Fortress Technology has announced that two North American customers have collaborated to produce frozen products, including hash browns, fries and onion rings. As a supplier of frozen retail, wholesale and foodservice potato products with global distribution, automation and technology are strong features at the firm’s multiple potato processing plants. 

Alongside scales, shakers, vibrators, graders, baggers, open bag detectors, case packers, sortation conveyors, palletizers and wrappers, located towards the end of multiple processing lines are several dozen highly-sensitive stealth metal detectors. Each is supplied with Fortress customized reject conveyors. 

Metal detectors are equipped with the food safety specialist’s, Halo Automatic Testing, to perform 180 hourly quality control tests on multiple product SKUs. Fortress also designed a secure reject system. The engineering of added safeguards to quarantine metal-contaminated products prevents contaminated products from being reintroduced to the line.

Testing the performance of conveyor metal detectors manually is common. However, the challenge for an operation of this magnitude is conforming to multiple QC testing criteria set by suppliers and switching between multiple product SKUs. In this instance, the frozen products range from smaller consumer-sized bags weighing from 0.5 lbs. to restaurant-sized bulk-packaged bags of french fries exceeding 20 lbs.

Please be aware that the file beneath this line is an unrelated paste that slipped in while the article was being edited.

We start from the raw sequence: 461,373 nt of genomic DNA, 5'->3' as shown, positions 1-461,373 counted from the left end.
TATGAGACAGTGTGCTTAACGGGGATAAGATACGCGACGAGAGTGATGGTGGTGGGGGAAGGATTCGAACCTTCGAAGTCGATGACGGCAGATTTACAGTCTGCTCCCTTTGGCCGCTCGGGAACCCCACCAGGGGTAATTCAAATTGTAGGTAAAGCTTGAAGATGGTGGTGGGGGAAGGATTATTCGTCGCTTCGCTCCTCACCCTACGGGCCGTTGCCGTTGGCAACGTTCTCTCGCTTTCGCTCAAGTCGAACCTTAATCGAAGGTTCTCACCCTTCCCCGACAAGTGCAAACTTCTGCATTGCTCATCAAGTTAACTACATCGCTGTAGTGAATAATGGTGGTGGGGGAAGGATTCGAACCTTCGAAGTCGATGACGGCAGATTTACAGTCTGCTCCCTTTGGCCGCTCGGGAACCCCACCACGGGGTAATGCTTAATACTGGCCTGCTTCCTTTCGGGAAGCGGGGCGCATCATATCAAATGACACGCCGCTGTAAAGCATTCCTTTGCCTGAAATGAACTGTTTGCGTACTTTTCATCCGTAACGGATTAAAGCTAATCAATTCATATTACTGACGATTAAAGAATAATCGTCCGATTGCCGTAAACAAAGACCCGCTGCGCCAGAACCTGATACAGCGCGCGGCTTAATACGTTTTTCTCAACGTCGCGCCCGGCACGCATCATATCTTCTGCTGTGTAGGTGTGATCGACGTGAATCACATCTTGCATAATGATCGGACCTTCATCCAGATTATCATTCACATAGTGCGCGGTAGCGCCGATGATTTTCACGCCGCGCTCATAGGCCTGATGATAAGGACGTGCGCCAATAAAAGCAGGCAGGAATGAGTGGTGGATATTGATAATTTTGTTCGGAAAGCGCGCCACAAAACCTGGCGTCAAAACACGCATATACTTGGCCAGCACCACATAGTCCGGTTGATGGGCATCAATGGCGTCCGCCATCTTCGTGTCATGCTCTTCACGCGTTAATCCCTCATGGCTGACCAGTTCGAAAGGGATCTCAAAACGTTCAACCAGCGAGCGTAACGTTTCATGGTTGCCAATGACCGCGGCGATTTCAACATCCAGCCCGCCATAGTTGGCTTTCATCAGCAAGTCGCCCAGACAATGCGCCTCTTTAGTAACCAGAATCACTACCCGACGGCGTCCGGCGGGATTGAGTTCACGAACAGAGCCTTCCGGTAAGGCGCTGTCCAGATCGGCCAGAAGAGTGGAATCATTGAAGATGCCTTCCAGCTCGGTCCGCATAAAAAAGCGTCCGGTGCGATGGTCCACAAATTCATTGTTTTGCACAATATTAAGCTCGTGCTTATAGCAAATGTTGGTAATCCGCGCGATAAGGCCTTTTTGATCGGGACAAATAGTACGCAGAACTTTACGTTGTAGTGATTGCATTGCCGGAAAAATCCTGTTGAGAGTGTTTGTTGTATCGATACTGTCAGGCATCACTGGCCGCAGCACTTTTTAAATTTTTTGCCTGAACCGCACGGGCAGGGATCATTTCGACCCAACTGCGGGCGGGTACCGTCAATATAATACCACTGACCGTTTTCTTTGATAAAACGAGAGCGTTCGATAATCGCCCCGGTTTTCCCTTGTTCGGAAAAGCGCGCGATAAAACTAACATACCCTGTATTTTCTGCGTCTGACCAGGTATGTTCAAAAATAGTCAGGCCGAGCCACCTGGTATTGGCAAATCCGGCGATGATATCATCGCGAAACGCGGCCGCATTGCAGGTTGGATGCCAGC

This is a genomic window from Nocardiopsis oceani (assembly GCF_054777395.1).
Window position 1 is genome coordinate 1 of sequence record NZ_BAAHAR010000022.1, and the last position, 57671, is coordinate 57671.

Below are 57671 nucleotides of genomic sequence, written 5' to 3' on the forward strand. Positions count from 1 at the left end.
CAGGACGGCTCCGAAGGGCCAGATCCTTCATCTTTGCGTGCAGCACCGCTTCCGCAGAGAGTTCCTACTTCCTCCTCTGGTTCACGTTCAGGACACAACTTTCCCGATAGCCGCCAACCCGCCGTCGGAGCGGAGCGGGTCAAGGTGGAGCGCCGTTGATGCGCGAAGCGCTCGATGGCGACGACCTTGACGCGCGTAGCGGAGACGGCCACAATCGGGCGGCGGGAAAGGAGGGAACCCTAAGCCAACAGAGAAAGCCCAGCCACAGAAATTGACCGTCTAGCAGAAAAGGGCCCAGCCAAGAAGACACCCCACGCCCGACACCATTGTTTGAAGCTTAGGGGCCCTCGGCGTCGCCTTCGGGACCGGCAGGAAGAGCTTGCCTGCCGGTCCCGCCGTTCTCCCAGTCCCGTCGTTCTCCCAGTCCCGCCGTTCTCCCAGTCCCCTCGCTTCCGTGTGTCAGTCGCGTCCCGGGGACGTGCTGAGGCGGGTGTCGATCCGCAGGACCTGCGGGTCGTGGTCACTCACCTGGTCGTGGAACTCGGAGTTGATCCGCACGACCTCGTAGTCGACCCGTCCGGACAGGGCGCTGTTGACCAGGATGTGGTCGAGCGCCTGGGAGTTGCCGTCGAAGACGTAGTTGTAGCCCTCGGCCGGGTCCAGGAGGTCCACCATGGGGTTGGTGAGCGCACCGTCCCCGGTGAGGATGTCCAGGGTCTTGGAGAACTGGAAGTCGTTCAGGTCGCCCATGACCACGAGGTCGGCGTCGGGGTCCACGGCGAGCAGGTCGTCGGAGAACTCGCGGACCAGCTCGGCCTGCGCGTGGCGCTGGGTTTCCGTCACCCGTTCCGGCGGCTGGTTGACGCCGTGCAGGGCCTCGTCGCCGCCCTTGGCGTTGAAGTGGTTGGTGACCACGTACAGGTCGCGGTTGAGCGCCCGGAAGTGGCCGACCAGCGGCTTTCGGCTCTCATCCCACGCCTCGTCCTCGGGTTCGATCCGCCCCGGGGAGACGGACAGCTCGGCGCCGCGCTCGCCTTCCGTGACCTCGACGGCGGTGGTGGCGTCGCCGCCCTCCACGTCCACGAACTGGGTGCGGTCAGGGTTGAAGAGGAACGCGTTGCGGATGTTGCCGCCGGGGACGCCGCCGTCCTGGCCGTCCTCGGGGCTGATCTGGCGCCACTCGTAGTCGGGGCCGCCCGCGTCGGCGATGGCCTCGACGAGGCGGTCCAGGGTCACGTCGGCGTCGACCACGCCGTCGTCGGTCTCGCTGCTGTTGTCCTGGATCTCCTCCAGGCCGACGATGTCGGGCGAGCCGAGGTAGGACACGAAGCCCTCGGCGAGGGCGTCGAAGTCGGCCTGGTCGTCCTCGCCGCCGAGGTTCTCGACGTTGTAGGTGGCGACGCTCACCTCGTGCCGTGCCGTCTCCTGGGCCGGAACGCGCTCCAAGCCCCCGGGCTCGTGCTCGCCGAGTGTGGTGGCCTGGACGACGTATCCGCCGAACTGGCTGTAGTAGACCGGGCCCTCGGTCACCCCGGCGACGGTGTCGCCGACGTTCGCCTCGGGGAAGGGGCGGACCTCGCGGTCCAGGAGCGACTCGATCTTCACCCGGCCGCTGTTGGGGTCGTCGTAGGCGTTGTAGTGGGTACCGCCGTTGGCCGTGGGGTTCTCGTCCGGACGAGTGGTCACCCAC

For this processor, customer QC testing standards stipulated that three metal samples—ferrous, non-ferrous and stainless steel—be tested in three different but very exact product positions as the bags of frozen potato products pass through the center of the metal detector aperture. However, performing up to 180 manual tests hourly across multiple high-speed processing lines and checking the performance of the reject system would be labor intensive, disruptive to production and damage the good product. Leading to potentially high product wastage and costly production losses due to downtime.

Rather than relying on QC technicians to perform, document and submit these repeatable inspection tests, Fortress presented a business case to adopt its Halo Automatic Testing solution. Twenty-five systems were shipped to the company’s processing plants in two phases over the last decade. 

The company states that Halo enables the frozen potato processor to program and conform to customers’ performance verification testing program, including independently testing three metals in the leading, trailing and middle of product bags every hour.

Mimicking the disturbance caused by a test contaminant calibrated to the precise size, metal type and speed that product bags pass through the metal detector aperture—up to 150ppm for this potato processor—results in substantial labor savings. It also improves the test quality and accuracy of tests, emphasizes Fortress regional sales manager Eric Garr.